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Opening arguments in the AT&T-Time Warner antitrust trial are delayed because of an expected snowstorm

Opening arguments in the AT&T-Time Warner antitrust trial are delayed because of an expected snowstorm
The Justice Department sued last fall to block AT&T’s purchase of Time Warner. Above, the AT&T logo is positioned above one of its stores in New York in 2016. (Mark Lennihan / Associated Press)

Opening arguments in the antitrust trial to block AT&T Inc.'s planned purchase of Time Warner Inc. were delayed until Thursday because of a snowstorm forecast to hit Washington, D.C.

U.S. District Judge Richard Leon announced the one-day delay Tuesday as he finished a hearing to hash out disputes about evidence between the companies and the Department of Justice, which has sued to block the $85-billion deal.

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Lawyers for both sides had been scheduled to deliver opening arguments Wednesday, with AT&T Chief Executive Randall Stephenson and Time Warner Chief Executive Jeff Bewkes expected to be in attendance.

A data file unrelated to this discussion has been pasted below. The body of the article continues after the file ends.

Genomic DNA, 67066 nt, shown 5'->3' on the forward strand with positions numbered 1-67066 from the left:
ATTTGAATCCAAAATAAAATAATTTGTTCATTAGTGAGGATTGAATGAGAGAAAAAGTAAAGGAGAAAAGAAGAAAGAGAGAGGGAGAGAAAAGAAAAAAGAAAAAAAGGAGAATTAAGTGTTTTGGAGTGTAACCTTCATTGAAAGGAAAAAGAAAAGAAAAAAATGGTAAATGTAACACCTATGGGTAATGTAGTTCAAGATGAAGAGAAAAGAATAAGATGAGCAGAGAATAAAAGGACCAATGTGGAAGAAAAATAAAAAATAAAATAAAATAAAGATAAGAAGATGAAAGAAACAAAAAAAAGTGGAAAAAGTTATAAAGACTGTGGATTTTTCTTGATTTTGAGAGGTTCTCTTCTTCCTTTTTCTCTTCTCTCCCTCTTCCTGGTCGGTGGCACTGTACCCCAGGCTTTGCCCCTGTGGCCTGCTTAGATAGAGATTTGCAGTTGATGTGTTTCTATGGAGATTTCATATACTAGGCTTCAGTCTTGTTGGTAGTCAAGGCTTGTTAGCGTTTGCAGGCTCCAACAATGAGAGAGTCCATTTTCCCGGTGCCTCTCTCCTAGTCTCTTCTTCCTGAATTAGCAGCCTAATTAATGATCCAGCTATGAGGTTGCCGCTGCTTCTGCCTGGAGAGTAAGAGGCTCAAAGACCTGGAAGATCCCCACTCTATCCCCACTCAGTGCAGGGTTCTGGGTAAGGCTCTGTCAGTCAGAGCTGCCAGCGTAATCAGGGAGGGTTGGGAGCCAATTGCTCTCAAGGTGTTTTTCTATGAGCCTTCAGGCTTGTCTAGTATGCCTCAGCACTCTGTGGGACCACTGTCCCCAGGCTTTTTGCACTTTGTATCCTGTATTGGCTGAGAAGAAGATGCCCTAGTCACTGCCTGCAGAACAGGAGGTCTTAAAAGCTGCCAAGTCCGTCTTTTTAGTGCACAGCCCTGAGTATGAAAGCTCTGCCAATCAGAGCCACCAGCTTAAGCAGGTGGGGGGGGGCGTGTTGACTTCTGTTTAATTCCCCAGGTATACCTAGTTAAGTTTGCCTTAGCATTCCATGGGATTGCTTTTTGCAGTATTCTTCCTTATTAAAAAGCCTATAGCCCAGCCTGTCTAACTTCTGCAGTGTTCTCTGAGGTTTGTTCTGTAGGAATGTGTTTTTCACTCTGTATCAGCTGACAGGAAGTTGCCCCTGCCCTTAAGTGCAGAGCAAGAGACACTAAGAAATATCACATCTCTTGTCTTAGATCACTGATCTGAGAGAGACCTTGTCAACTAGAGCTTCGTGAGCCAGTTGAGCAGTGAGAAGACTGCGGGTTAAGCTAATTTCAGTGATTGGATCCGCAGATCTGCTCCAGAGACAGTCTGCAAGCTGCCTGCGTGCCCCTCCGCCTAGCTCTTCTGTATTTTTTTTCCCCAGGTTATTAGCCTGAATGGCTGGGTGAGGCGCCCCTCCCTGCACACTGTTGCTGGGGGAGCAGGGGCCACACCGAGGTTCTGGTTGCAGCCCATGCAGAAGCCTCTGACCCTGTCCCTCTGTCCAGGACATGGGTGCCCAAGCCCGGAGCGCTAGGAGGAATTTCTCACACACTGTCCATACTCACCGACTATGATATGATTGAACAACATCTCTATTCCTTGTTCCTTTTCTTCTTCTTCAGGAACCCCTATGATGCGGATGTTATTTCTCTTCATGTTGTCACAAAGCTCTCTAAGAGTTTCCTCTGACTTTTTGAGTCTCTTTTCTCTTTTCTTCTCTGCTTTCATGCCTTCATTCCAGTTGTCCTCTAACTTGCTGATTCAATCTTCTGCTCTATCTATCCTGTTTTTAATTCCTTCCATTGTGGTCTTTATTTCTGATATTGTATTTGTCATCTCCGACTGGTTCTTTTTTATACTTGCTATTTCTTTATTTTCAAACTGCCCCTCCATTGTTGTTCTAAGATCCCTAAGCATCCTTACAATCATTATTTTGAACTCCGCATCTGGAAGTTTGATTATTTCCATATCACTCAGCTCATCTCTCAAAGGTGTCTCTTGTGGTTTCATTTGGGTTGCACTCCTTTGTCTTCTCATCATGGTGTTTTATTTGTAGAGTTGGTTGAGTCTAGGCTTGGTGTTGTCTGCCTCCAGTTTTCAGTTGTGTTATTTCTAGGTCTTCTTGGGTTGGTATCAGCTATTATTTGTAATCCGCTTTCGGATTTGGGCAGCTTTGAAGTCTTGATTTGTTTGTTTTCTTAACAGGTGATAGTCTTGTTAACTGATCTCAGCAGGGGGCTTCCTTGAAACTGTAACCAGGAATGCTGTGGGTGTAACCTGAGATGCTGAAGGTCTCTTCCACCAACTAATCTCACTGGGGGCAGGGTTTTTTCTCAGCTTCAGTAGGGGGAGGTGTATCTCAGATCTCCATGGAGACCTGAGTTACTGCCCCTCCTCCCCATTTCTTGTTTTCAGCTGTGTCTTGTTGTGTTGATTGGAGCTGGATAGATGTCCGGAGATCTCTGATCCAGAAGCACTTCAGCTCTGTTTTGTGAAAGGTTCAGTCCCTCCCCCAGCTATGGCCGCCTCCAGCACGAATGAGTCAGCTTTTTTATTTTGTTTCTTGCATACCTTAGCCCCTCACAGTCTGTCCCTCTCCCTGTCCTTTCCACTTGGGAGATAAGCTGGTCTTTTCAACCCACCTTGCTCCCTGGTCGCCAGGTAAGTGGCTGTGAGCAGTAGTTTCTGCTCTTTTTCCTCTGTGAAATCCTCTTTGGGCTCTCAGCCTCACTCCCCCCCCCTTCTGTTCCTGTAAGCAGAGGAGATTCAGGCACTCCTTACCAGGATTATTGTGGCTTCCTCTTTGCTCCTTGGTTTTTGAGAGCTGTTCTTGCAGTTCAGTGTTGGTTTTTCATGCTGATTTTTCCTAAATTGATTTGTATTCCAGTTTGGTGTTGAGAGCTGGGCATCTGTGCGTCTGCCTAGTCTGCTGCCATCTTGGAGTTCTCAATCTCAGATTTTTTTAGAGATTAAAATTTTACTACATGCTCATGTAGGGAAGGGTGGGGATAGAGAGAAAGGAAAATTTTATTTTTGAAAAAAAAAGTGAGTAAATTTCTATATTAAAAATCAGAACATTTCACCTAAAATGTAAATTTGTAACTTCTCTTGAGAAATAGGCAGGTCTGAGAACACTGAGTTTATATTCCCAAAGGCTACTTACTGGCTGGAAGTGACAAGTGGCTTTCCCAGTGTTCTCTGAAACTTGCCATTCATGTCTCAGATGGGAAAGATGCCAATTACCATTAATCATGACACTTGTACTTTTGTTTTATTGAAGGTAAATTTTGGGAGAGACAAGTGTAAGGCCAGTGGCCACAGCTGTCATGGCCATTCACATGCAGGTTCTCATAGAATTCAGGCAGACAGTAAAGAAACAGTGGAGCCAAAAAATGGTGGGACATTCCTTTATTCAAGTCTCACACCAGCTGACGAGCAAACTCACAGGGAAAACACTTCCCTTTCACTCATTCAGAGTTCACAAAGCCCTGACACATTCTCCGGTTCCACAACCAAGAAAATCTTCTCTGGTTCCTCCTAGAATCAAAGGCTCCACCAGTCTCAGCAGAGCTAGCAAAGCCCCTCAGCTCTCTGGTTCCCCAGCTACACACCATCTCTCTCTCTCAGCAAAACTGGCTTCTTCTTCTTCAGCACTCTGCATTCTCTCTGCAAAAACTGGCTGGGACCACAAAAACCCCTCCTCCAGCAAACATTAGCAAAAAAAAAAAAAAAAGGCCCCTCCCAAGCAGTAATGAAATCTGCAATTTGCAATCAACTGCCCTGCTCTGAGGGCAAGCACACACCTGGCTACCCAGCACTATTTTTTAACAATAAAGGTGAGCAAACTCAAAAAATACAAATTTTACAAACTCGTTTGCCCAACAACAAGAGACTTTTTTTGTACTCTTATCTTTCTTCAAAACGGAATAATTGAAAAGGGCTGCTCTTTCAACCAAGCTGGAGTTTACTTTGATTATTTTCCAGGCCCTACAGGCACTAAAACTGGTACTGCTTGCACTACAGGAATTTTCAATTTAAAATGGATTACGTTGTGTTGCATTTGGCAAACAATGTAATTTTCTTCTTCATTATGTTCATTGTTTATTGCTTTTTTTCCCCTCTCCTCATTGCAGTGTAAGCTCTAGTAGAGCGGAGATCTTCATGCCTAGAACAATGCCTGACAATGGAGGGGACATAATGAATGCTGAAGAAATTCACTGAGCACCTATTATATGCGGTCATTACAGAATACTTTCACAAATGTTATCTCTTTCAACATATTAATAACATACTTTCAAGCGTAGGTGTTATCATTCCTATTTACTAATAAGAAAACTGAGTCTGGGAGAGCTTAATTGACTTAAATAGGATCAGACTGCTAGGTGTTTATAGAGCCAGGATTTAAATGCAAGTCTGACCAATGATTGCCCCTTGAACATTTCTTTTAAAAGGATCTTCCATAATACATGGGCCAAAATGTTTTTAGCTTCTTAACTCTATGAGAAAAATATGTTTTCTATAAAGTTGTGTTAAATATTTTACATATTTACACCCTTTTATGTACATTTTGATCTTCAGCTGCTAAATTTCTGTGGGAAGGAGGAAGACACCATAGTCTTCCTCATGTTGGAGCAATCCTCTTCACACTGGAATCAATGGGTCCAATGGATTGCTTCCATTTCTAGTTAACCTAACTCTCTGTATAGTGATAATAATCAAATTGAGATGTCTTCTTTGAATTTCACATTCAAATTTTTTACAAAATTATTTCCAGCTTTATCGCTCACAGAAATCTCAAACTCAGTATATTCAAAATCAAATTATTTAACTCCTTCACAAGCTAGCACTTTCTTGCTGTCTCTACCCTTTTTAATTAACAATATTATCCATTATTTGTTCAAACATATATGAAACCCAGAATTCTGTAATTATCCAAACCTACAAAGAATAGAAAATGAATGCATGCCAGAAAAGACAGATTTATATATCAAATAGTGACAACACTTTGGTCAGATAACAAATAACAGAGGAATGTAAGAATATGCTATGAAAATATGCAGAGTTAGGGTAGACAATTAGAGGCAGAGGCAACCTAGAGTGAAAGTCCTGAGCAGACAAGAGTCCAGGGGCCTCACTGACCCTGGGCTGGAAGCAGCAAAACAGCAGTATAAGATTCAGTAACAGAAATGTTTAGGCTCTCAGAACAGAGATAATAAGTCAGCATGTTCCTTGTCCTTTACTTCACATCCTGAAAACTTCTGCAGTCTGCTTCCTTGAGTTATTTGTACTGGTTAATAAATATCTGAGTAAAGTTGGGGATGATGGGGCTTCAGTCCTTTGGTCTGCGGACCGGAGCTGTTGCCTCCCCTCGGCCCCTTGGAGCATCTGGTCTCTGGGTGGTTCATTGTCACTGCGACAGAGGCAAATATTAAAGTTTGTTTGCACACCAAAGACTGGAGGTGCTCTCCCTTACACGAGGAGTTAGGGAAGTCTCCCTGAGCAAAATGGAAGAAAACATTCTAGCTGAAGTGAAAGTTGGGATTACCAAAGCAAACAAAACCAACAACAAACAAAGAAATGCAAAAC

But with snow forecast to start falling Tuesday night and up to six inches of accumulation through Wednesday, Leon worried the courthouse would be closed because of the weather. He noted that Washington doesn't handle snowstorms very well.

"This isn't Burlington, Vermont," Leon said.

"It's certainly not Los Angeles," responded Daniel Petrocelli, AT&T's lead lawyer in the case who is based in Los Angeles.

The Justice Department sued last fall to block AT&T's purchase of Time Warner, arguing the deal would hinder competition in the media industry and raise consumer prices.

AT&T and Time Warner are fighting the suit in a trial expected to last six to eight weeks.

Twitter: @JimPuzzanghera

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